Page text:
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Why Is Crude Oil Driving Broader Market Sentiments?

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Part 2
Why Is Crude Oil Driving Broader Market Sentiments? PART 2 OF 3

Gold and Crude Oil: How Does the Correlation Work?

Correlation between gold and crude oil

Gold (GLD) can be considered an indicator of economic fear and inflation expectations. Driven by these fears, gold gains during equity market turmoil. However, the fall in commodity prices over the last few months and the downturn in crude oil (USO) contributed to the fall in the S&P 500 index (SPY)(IVV). Gold rallied around 21% between December 17, 2015, and March 10, 2016. During the same period, the correlation between crude oil and gold fell to -39%—the lowest in the past year. The correlation was negative because equities move lower with the fall in crude oil prices. Gold rallied due to increasing fear in the global markets.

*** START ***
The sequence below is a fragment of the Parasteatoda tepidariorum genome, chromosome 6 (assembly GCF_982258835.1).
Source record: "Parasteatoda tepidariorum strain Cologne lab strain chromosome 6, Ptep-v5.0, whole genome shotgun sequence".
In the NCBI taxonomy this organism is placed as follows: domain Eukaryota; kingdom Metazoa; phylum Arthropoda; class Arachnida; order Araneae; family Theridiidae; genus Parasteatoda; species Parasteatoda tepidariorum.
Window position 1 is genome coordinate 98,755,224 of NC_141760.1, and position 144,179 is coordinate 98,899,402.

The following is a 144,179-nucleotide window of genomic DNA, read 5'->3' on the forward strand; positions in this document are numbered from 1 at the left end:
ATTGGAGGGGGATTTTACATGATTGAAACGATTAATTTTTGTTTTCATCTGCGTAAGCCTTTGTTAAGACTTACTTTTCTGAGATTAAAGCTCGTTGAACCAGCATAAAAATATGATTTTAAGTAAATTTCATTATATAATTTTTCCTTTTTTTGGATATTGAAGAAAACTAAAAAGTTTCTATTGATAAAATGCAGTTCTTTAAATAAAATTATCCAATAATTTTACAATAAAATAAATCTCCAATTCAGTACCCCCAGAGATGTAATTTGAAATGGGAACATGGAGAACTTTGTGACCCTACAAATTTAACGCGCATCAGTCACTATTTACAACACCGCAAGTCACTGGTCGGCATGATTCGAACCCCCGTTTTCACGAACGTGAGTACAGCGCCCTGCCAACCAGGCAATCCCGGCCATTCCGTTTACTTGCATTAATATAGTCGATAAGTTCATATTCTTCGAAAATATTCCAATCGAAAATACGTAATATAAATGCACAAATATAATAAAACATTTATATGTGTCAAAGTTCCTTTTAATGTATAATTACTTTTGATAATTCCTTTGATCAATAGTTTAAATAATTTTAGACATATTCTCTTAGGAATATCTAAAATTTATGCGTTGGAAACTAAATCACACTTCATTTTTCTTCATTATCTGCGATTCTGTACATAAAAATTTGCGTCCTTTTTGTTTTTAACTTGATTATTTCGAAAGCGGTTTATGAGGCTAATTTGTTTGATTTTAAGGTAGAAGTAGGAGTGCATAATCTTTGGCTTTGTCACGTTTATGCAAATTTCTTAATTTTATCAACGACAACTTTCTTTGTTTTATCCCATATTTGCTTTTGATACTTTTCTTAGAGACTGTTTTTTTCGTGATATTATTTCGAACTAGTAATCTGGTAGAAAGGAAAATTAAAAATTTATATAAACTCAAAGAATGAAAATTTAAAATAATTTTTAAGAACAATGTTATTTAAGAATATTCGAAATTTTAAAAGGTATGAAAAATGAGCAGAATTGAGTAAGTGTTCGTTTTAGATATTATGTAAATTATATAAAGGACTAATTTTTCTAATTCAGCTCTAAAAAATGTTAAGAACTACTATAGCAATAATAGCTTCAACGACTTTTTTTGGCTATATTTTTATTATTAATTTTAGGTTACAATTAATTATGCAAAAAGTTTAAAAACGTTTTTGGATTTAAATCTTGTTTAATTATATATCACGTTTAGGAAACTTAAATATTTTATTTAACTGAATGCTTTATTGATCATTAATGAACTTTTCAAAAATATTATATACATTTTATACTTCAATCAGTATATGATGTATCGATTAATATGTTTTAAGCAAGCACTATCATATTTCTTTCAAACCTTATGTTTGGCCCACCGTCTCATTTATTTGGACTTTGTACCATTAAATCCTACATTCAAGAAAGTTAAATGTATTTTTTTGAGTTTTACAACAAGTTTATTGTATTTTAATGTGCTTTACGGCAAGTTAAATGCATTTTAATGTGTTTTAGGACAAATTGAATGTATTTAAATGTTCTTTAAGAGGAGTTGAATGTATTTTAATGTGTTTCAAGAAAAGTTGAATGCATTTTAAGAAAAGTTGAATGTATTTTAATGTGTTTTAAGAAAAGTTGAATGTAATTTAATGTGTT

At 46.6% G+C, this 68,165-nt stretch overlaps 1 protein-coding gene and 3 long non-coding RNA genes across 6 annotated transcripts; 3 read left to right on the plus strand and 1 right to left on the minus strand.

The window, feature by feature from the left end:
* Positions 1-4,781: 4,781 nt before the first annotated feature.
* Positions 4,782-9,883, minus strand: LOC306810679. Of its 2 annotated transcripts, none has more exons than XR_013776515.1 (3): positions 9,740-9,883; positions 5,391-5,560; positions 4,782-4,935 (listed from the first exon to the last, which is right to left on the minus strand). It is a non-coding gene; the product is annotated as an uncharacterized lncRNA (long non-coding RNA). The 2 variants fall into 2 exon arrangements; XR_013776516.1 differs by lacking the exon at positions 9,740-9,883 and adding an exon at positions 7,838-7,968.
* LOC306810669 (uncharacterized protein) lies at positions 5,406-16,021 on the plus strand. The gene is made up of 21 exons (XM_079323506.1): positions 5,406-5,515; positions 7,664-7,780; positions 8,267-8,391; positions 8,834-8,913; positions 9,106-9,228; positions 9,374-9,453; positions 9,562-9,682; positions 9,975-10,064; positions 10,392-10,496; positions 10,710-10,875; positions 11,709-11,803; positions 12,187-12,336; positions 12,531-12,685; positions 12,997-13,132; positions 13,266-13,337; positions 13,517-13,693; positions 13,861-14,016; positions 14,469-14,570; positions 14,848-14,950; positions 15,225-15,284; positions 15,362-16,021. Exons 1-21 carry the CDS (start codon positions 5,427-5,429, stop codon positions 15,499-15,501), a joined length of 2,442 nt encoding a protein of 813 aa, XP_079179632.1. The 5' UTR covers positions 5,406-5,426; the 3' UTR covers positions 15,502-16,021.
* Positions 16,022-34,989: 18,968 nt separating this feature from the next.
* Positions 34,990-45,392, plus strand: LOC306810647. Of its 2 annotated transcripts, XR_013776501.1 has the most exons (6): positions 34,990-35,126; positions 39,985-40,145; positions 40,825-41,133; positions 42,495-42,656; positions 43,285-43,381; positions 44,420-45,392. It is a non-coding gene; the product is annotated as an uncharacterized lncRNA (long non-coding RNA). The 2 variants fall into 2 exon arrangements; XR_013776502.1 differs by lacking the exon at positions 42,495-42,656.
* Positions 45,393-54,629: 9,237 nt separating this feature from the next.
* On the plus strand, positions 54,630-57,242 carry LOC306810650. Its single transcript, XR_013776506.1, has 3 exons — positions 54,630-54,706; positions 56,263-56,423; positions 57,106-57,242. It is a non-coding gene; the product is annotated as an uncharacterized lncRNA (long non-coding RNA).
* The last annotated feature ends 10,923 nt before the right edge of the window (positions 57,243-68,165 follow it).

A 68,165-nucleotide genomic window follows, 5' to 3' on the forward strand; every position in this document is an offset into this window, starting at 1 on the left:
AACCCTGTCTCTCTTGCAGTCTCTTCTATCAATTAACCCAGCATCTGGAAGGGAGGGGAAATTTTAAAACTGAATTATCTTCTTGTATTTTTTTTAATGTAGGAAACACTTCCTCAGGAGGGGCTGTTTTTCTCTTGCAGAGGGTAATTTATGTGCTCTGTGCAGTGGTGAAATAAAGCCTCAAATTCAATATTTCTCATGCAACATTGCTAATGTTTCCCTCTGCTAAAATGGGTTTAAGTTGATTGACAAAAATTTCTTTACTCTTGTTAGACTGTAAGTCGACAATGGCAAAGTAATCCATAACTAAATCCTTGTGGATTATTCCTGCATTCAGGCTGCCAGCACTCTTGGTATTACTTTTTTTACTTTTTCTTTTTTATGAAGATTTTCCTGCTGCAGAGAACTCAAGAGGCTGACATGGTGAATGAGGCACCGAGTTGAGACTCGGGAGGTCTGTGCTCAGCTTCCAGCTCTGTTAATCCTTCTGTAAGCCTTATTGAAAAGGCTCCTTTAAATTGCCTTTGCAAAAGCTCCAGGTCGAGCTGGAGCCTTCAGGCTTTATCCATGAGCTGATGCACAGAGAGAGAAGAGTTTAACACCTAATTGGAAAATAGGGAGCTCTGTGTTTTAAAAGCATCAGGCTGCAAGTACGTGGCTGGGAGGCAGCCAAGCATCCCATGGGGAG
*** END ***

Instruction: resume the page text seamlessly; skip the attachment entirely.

Gold and Crude Oil: How Does the Correlation Work?

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Why the correlation isn’t simple

Gold and crude oil correlate in a more complex manner. Gold is a safe-haven asset. Crude oil is a risk asset. Gold mainly derives its price cues from broad market sentiments and inflation expectations. Crude oil mainly derives its value from the demand and supply equation. However, both are broadly driven by expectations of long-term economic growth. So, these two assets could show a significant correlation. However, that doesn’t necessarily mean that both of the assets are impacting each other. It could be the result of other variables that may be common to both of them.

Upstream stocks

The above analysis could be important for oil-weighted stock such as RSP Permian (RSPP), Abraxas Petroleum (AXAS), Whiting Petroleum (WLL), and others.

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